Four Ways That Trump’s Election Victory is Good for Democrats
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Democrats across the country were shocked on Tuesday, Nov. 8 when Donald Trump beat Democratic rival Hillary Clinton to become the 45th President of the United States. Many voters have spent the weeks since the election mourning their loss, but is it really all bad? Here’s four ways the Democratic Party benefits from Trump’s upset victory.
1. It gives the Democratic Party a chance to start from scratch.
It is not often that a political party is given a blank check to rewrite who they are, but Democrats have been given that unique opportunity. With an outgoing president who is not planning to stay in a prominent position within the party, a presidential candidate who lost their election, an empty seat at the top of the Democratic National Committee (currently filled by an interim chairman), and an outgoing Senate Minority Leader, almost every major leadership role within the party is up for grabs. And if the election was any indication, there is much work to be done to repair the damage dealt during the primary.
2. Congress is willing to compromise and work together when necessary.
With reports that Russia interfered in our election followed by the President-elect nominating ExxonMobil CEO Rex Tillerson for Secretary of State, several prominent Republicans in Congress vowed to do everything they can to ensure that Tillerson is not confirmed by the Senate and as such never becomes Secretary of State. With Republicans holding only a two seat majority in the Senate, it would not take many defectors to pull this off. While Trump is likely to have the majority of his nominations make it through, this shows that Republicans in Congress are willing to work with Democrats when necessary.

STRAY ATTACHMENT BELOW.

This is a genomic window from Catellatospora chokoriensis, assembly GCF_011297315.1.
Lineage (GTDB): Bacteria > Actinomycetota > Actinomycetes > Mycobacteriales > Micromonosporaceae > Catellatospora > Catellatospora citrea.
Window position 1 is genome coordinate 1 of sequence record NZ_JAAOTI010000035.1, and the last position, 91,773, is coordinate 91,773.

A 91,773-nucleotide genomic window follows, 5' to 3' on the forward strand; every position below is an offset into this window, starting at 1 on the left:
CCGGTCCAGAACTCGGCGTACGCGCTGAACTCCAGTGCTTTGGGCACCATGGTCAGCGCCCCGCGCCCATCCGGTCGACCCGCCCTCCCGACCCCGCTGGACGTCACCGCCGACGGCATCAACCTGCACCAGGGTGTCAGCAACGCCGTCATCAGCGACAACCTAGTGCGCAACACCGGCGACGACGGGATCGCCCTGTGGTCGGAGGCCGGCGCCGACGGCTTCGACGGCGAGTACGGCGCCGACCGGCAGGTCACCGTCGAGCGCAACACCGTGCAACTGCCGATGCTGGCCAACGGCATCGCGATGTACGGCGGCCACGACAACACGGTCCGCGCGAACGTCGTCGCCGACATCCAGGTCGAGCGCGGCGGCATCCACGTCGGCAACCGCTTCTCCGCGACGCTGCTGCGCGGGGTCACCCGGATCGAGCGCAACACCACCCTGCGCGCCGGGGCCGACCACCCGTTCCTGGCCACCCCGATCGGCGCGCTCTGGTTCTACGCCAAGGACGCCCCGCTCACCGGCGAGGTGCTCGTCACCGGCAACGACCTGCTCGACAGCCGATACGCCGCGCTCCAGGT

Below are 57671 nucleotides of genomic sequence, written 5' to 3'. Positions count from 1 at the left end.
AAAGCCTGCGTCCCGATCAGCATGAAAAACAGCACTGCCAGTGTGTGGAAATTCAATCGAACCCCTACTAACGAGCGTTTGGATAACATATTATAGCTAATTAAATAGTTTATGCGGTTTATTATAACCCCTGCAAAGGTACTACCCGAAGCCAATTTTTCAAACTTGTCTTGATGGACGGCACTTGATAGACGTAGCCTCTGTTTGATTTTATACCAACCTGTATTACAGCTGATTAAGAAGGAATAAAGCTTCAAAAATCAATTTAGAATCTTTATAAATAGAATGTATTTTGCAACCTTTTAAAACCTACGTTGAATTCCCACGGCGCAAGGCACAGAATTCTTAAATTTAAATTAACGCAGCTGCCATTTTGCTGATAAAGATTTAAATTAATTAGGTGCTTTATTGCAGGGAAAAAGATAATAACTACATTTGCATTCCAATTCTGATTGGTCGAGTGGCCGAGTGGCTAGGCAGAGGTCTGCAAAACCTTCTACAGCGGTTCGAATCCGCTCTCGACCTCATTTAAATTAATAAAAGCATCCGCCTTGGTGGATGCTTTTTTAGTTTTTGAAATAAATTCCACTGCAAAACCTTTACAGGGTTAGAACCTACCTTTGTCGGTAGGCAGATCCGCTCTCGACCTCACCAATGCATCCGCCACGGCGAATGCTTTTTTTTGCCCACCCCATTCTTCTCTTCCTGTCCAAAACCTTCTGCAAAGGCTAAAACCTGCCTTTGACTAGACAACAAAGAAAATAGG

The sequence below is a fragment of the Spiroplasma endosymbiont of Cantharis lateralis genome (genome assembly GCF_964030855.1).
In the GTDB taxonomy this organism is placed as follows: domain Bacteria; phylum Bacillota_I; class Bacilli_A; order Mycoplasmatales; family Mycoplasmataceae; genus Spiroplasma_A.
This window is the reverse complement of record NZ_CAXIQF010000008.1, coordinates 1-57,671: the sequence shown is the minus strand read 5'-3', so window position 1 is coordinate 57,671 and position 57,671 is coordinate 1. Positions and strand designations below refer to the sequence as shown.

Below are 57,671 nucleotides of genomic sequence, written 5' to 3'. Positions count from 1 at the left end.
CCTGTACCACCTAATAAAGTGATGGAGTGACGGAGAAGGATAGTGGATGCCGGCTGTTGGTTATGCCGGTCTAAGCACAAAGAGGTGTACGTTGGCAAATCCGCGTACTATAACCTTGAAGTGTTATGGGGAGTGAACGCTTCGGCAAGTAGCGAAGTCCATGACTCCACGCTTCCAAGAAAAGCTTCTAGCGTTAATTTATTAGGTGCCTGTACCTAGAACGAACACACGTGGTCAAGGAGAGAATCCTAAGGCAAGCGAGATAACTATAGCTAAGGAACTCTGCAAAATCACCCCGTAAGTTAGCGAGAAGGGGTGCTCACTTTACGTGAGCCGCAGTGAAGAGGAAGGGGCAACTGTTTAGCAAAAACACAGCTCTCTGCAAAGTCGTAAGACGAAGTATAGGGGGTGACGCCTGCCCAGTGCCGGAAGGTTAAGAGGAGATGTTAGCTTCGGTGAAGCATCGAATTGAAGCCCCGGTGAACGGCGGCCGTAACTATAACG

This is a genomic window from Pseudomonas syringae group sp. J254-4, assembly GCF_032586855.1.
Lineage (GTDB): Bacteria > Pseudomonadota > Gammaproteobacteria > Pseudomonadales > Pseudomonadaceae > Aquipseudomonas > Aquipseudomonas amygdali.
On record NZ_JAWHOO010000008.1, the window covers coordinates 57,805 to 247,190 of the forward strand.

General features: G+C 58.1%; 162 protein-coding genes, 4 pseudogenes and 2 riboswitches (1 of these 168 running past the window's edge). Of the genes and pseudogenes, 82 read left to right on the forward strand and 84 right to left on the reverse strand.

3. People not normally interested in politics are paying attention, and will end up both more informed and more involved.
More than ever, people are reading the (real, factual) news and are tracking the President-elect’s transition every step of the way. Also more than ever, people are getting involved. They’re calling their Senators and telling them not to confirm Trump’s nominees. They’re protesting outside of Trump Tower in New York. They’re organizing
for action a march for the day after the Inauguration, which thousands of women are expected to show up to. Most importantly, they’re making plans to vote in 2018, 2020, and beyond.
4. Thousands of women across the nation are planning to run for office at all levels of government.
Clinton losing the election came as a slap in the face to many women, young and old alike, who had hoped to see the glass ceiling be shattered, as America elected their first female President. Now that people are beginning to accept the results and end the mourning phase that followed the loss, women across the country are contemplating and/or making plans to run for public office at all levels of government, from mayor to president. She Should Run, a non-partisan organization which helps women get elected to public office, has seen a dramatic uptick in both donations and inquiries about running for various positions; more than 4,500 women have contacted them from several different political parties and geographic locations, they say. Emily’s List, a PAC dedicated to helping women get elected, had raised $770,000 as of Dec. 9, 36 percent of which came from new donors, and they have also acknowledged an increasing interest in women running for office. Assuming that many of them will win their elections, this will help narrow the gap between the demographics of our population and that of our representative government officials.